The new Coeur d’Alene (Idaho) Casino Resort Hotel celebrated its grand opening last week. It is just the beginning of new developments centering on the tribe’s eight-year-old casino, according to Dave Matheson, the tribe’s CEO of gaming operations. He said he envisions a destination resort based on gambling, golf and cultural tourism.

A master plan unveiled last week calls for an 18-hole golf course, 4,000-seat indoor arena, a theme park, an outdoor arena for powwows, more hotel rooms, and a nature preserve on 280 acres straddling U.S. Highway 95. A luxury train would shuttle visitors from Spokane to Worley.

Harrah’s project closely examined

An Illinois Gaming Board member who has cautioned casino owners against bringing Las Vegas-style gambling to Illinois is taking a close look at Harrah’s expansion project in Joliet.

At a meeting last week, board member Mac Ryder raised questions about plans for a future walkway that could give diners headed for Harrah’s buffet restaurant a glimpse into the casino floor.

Ryder contends Illinois-style gambling does not open the sights and sounds of gambling to people outside the casino floor. He said the controlled access is important to keep gambling activity out of the view of minors and problem gamblers.


Harrah’s officials have said their future Joliet facility will have a Las Vegas appeal because all the gambling will be brought into one big room with high ceilings, rather than being spread around six decks of two riverboats.

Bill introduced for slots at O’Hare Airport

Illinois Sen. Walter Dudycz (R-Chicago) has introduced legislation to put slot machines in ticketed areas of Chicago’s busy O’Hare International Airport.

The slots initiative is one of two controversial gambling initiatives Dudycz introduced in the past week. The other proposal would legalize video gambling machines in bars.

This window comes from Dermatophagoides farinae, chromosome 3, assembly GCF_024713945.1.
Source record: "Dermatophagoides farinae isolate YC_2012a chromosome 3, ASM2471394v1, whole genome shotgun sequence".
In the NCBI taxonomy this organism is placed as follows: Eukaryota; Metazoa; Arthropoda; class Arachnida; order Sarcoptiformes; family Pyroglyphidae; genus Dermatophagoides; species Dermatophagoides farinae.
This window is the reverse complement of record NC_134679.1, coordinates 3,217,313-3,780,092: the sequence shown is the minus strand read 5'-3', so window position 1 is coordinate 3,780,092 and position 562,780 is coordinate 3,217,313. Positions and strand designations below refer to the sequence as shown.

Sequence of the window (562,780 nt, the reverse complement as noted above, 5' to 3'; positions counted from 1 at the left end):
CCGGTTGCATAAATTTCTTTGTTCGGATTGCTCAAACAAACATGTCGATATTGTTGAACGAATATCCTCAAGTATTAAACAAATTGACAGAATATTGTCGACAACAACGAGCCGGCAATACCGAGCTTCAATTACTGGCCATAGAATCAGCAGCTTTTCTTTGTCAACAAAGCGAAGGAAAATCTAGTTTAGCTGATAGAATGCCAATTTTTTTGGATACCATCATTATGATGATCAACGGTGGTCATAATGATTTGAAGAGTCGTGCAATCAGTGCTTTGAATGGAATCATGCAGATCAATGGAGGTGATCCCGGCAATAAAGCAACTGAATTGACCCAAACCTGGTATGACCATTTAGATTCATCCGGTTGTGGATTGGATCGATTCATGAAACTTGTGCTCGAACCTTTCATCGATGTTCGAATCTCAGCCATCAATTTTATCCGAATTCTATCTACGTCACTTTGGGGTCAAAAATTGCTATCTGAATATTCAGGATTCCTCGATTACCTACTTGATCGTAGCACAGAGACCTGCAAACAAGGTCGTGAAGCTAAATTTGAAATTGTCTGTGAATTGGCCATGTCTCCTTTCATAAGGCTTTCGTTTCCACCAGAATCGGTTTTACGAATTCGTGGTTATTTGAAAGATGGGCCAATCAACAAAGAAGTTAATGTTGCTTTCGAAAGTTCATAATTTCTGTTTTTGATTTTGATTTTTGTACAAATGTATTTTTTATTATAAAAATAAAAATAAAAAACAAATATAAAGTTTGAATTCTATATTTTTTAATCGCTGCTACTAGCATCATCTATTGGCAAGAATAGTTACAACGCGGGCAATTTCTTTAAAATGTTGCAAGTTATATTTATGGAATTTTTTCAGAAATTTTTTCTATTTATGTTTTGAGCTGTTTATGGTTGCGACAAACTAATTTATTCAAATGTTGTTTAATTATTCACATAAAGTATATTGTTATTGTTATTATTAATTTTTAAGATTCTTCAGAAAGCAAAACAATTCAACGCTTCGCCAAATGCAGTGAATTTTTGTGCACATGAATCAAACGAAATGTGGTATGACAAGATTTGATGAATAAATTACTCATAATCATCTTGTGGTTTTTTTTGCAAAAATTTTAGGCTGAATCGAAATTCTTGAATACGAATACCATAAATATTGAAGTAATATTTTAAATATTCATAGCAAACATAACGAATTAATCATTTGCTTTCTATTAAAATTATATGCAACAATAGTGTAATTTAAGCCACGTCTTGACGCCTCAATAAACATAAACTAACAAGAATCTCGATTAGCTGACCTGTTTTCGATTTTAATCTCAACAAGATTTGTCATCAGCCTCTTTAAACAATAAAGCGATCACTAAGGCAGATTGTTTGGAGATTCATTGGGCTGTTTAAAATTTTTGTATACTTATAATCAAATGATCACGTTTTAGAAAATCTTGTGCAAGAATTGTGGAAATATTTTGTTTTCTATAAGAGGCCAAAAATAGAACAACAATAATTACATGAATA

However, aides to Chicago’s Mayor Daley question whether slots at O’Hare would be bad for the city’s image. Deputy Aviation Commissioner Robert Repel says federal law requires any revenues raised on airport property be used for airport projects or operations.

Hollywood Casino to expand

The owners of Hollywood Casino in Aurora are starting a $75 million expansion that will double the number of gamblers the site can serve.

Plans call for Aurora’s two existing riverboats to be replaced by a barge. Hollywood Casino Corp. said it will be the largest gaming and entertainment facility in the market.

The barge will include a 53,000 square-foot casino on one level, plus a restaurant and an entertainment lounge upstairs. The work will be completed by summer 2002, although the barge could be operating before then.

Illinois bill would give areas around casinos share of funds

Impoverished communities surrounding East St. Louis say they want a share of the region’s gambling jackpot. New state legislation would give it to them —while letting the Casino Queen and other riverboats expand their gaming operations by more than half.

A bill by state Sen. James Clayborne (D-Belleville) would take an additional 1 percent of the adjusted gross receipts from Illinois’ nine riverboat casinos and give the money to the poorest local communities outside the host cities. The current percentage that goes to the state and to host cities like East St. Louis wouldn’t be affected.

Interior OK’s Wisconsin Indian casino

The U.S. Interior Department has reversed a controversial decision by the Clinton administration and approved an Indian casino in Hudson, Wis., that was the subject of an independent counsel’s 14-month criminal investigation of former Interior Secretary Bruce Babbitt.

Overriding intense local opposition, James H. McDivitt, deputy assistant secretary for Indian affairs, ruled that the plan by three small Chippewa tribes to turn 56 acres of the financially ailing St. Croix Meadows dog track in Hudson into a casino would be in the best interest of the tribes without being detrimental to the surrounding community.

However, the casino has to be approved by Wisconsin Gov. Scott McCallum before it can be built. McCallum insists he will not sign such a request. Nonetheless, Interior’s approval last week represented a major turnaround in a politically embarrassing case that dogged the Clinton administration for five years.

Bill would halt spread of casinos in Missouri

Missouri would halt the spread of casinos under legislation co-sponsored by six Republican state senators.

The bill would cap the number of riverboat gaming licenses at 15. The state has issued 12 licenses for nine locations. Regulators are investigating three more proposals — for Boonville, LaGrange and Kimmswick. If those are granted, the number of licenses would hit the proposed cap.

The bill also would establish the crime of "gaming corruption," a felony. Casino representatives and government officials who talked privately about gambling matters or profited from inside dealings could be prosecuted.